Einstein was known for a fair share of important things. To this day, we use him as a nickname to denote intelligence, or sarcastically when someone’s made a mistake. He discovered the theory of relativity, is the father of one of the two branches of modern physics, and inspired decades of very interesting hair.
But he’s also known for following quote that’s often falsely attributed to him. If you read a self-help book in the early 90s, or have ever been on the internet, you’ll probably know the one.
“Everyone is a genius. But if you judge a fish by its ability to climb a tree, it will live its whole life believing that it is stupid.”
Even though this quote wasn’t penned by our guy above, there’s as much truth here as there is fallacy. It does a great job of illustrating the value of diverse talent. But we also tend to use it as an excuse when we struggle with new information.
There are certain skills everyone needs to learn in the workplace—often being asked to climb a tree. But maybe the fish really sucks at climbing a tree because they haven’t been given both the time and resources they need to climb the three? Since there isn’t a marine biologist nearby, let’s talk about what online learning is doing to help that fish make the climb.
The exciting thing about e-learning comes down to the response from millions of students and viewers worldwide.
Khan Academy is an example of one of the earlier organizations that’s seen so much success. And their humble start began when a hedge fund analyst recorded some personalized lectures for his extended family. (You know, presumably to help them fall asleep).
After posting those videos online, people slowly started to stumble on them online in a similar way we just fall into something like this. Even more shockingly, they were actually excited about math. The rest is history. So what made this approach so appealing? Let’s tackle that in three points below.
The ability to pause and repeat ideas, review things they should have known weeks or years ago, all at a self-guided pace helps to eliminate knowledge gaps altogether. Even teachers have started to reap the rewards of online learning with their students.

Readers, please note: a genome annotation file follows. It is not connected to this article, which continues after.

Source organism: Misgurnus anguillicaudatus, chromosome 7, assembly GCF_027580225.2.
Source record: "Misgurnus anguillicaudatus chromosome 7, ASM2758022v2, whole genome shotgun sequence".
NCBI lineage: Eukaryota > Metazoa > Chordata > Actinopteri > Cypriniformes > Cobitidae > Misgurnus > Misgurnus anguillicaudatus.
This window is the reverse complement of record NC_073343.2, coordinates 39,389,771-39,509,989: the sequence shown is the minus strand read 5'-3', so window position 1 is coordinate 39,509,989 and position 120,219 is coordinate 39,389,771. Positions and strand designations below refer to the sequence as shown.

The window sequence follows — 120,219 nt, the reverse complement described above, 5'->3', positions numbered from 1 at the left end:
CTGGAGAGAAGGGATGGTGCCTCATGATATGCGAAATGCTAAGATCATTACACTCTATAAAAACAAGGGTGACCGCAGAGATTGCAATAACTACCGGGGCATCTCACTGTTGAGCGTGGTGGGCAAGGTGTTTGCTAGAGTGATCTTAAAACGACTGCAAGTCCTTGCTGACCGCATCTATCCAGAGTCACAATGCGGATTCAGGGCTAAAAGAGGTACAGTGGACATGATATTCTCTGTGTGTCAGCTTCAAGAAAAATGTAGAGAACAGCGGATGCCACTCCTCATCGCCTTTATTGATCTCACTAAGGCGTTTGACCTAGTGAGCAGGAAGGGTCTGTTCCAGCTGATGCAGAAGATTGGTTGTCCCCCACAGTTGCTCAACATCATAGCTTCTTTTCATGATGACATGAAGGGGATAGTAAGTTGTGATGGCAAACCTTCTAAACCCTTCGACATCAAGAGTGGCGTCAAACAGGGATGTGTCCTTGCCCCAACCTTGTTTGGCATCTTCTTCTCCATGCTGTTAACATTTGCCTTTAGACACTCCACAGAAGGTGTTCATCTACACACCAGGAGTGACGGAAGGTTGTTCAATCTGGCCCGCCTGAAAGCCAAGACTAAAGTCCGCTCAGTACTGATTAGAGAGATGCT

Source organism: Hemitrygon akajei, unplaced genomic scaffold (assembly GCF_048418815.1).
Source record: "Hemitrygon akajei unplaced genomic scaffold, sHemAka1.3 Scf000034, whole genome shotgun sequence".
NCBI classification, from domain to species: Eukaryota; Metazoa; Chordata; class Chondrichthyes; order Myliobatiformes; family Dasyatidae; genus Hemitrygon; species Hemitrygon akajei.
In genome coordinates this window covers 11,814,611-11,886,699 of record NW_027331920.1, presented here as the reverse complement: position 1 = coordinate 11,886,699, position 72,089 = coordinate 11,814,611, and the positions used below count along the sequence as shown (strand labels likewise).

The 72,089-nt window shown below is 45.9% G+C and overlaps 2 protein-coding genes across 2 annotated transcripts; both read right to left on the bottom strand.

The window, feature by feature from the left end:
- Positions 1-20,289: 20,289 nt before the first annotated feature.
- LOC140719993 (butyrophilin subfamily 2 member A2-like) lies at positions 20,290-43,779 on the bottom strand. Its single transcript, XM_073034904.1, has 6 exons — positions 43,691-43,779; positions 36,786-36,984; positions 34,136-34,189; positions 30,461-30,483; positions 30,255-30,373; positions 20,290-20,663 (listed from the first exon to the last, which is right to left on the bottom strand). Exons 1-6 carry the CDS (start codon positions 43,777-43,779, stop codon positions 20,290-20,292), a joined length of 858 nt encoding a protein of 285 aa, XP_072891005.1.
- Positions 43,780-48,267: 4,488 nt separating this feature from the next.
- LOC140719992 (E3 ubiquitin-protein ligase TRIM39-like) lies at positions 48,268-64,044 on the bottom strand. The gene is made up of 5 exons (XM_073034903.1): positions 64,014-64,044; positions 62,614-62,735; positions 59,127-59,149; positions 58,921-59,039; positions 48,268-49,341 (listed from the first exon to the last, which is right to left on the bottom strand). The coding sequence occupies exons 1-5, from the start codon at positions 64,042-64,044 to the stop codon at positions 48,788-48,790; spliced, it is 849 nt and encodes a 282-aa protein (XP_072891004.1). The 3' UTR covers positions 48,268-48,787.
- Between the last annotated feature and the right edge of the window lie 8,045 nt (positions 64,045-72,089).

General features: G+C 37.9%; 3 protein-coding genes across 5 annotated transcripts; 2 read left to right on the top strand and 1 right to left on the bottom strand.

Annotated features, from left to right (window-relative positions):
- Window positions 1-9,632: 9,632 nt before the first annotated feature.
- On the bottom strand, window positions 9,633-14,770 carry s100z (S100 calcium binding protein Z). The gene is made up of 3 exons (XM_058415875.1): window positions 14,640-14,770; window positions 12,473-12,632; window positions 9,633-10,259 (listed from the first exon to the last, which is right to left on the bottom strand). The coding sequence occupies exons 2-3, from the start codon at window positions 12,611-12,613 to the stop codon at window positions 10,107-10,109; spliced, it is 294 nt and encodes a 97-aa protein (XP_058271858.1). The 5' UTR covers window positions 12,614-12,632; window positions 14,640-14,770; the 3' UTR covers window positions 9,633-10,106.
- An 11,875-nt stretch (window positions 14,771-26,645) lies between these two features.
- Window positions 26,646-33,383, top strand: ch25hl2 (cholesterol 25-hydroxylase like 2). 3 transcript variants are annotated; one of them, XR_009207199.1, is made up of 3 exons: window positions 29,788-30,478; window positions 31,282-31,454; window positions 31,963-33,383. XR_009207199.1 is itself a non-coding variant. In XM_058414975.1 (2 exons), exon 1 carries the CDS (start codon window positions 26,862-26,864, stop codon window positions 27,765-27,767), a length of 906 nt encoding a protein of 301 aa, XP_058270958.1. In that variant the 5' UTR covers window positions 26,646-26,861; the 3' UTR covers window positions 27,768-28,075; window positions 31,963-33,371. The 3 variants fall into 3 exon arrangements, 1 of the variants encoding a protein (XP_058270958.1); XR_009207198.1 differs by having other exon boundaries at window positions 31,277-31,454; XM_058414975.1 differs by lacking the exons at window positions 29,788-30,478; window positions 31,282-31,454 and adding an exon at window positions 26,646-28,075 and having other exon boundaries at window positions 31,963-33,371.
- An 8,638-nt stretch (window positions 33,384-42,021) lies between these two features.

By having students watch personalized lectures at home, it frees up the time spent in class to do all their homework at school. Suddenly, students are getting the one-on-one time they need to succeed. And teachers can even have real-time data that shows them how much time their students are spending on each problem or video. Imagine the impact that has at a school.
Imagine the impact that could have at work.
Think back to your awkward days in school. That hairdo you thought was so great? Your braces. Yeah, you were looking good.
Despite your best efforts to look like this, how many times did a class move on whether or not you got the material? While you might have managed to hang on, some students get left behind when those blind spots accumulate. Which solves the mystery of that one student that was totally brilliant that decided to live on a train for the rest of their lives.
Whether students get a good or bad grade—the class usually moves with or without them. The same thing can happen at work. Online learning takes a different approach. Instead of moving ahead without knowing the ins and outs, e-learning doesn’t leave you behind until you’ve mastered the information. How many of us would know how to ride a bike if our parents had moved on after two weeks? But here you are now, never forgetting how it all works. The epitome of that saying. All because you got to stay on and fall off until it finally stuck.
Our current system can often discourage experimentation and failure but does not expect mastery.
We need to encourage experimentation and failure with the expectation of mastery.
Dead Poets Society resonates with so many people because it was all about his teacher getting his students out of the book. And, you know, although he kind of sort of got fired for it, that’s not the sort of world we live in today. Once students or employees feel like the have a full grasp on something in their own time, they’re going to be that much more confident—and capable—in contributing ideas that lead to important breakthroughs and innovations.
Knowing when employees had to pause a video, how much time they spent watching it or training. Knowing exactly what they’re spending their time learning, what they’re understanding, and what they’re struggling with. That gives you the kind of power, confidence, and precision that would make doctors mistake you for a surgeon. Though, we’d recommend not taking them up on that offer.
When students have the resources and time they need to stick with something until they get it, what we’re starting to see is that those that used to appear slower actually tend to speed up after they’ve mastered a principle they’re struggling with. Suddenly, they look gifted. Or rather, we make the discovery that they were gifted all along.